“It’s not. You felt more comfortable being around children of your own sex, being accepted for who you were – for who you are.”

Nicky nodded. “I guess.”

“One more question, Nicky. You said your mother was supportive at first. What changed?”

Nicky looked down at the tissue in the palm of her hand. “My father was the boss in the house. He stopped speaking to me at the age of seven, except for when he made hurtful remarks about my sexuality. He never hit me or anything, and I’m sure deep down he still loved me, but he would join in with the others calling me names and telling me what a useless human being I was. What I couldn’t understand about my mother was that she never stood up for me when my father showed this kind of vindictive behaviour. But I accepted it. I kind of understood why he was doing it – my father, that is. Why he mocked me. It must’ve been hard for him. But my mother? No, I couldn’t accept that she wouldn’t stand up to her daughter. Never. I haven’t spoken to them since I left home.”

“How old were you when you left?”


“You haven’t informed them about the sex reassignment surgery?”

“They don’t need to know. I make my own choices.”

“Very well.” Doctor Chin opened the bottom desk drawer and took out a thick stack of documents. “Here, I need you to read this. I’ll put you down for next week Friday at nine in the morning for a follow-up meeting. Read this before you come back. It contains important information about SRS. I need you to read this carefully before we meet again. I cannot stress this more. Write down any questions you have. You can email me if you have any questions. My email address is on my business card at reception.”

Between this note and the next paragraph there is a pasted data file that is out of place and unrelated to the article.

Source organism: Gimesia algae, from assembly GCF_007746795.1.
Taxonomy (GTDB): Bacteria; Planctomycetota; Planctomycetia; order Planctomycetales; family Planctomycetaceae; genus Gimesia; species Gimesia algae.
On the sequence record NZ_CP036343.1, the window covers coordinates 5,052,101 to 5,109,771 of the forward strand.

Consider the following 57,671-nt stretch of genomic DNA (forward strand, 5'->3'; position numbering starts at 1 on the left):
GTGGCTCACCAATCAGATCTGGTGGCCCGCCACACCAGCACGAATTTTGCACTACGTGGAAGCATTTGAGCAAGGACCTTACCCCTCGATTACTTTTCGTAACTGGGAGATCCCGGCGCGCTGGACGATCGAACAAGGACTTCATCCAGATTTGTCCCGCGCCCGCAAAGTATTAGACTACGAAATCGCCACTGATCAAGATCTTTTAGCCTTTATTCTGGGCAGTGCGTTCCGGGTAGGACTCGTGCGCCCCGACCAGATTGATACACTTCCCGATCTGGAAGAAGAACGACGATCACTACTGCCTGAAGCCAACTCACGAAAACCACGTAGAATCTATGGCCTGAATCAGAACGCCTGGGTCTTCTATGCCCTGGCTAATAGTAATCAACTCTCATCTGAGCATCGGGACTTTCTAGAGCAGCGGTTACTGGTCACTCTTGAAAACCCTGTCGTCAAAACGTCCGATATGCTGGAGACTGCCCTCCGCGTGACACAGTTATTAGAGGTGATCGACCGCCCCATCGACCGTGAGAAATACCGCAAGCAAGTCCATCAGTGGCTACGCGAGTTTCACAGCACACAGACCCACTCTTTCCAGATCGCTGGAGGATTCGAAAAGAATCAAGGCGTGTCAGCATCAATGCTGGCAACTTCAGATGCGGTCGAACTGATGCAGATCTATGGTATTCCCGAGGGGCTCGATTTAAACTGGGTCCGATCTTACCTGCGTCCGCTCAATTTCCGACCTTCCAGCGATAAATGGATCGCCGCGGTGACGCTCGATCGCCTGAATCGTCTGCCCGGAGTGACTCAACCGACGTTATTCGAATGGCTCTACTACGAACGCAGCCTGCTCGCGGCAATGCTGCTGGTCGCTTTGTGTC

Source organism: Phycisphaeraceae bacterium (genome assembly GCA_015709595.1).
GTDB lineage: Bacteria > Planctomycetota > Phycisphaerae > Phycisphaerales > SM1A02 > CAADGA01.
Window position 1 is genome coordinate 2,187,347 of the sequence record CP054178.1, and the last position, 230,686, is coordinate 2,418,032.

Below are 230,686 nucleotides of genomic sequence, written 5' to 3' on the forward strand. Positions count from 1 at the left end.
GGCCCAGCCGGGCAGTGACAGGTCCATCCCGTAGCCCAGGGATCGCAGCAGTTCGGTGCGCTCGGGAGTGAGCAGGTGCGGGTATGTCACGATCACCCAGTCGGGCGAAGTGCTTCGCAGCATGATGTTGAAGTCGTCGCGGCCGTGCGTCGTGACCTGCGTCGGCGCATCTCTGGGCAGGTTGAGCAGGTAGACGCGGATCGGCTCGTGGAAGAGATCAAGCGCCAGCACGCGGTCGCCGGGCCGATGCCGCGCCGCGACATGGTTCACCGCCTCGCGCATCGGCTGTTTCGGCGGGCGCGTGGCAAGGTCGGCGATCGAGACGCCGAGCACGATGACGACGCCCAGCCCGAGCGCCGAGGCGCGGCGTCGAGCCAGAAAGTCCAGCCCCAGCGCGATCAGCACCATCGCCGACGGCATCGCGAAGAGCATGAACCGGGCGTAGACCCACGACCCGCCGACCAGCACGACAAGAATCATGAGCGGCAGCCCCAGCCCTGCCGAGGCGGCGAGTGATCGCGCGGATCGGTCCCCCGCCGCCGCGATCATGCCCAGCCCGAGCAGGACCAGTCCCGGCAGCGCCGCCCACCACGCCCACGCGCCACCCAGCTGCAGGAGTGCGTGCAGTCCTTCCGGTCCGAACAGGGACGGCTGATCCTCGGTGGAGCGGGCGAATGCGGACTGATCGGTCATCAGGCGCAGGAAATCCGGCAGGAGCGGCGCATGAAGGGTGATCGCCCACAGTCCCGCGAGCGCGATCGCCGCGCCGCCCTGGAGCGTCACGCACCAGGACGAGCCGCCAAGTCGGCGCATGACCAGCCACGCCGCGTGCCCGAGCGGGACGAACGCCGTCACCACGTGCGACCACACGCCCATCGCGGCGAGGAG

“Thank you, Doctor Chin. Before I go … I … erm … I have a question.”

“Go ahead, Nicky.”

“I don’t know how to ask this. I don’t know what the right word is. Do I … do I qualify for surgery?”

“Nicky, it’s your choice. No one can take that away from you.”

“I just … I heard that there’s a test, I think it’s called a real-life test. A friend told me that I’ll have to live as a woman for a certain period of time before I can … erm … qualify.”

“I was going to talk to you about that in our next meeting, but since you’ve brought it up, I might as well tell you now. It’s true that there’s a real-life test, but this is only necessary if we think there might be doubt in the patient’s mind, but even then there can be serious psychological disadvantages. Let’s say, for example, a trans man wants to have surgery but hasn’t had breast removal yet – let’s say the person isn’t quite sure yet – it might be difficult to then live as a man amongst men if the person still has breasts, wouldn’t you agree? How about voice training? If you haven’t had voice training, Nicky, it might be awkward living amongst women.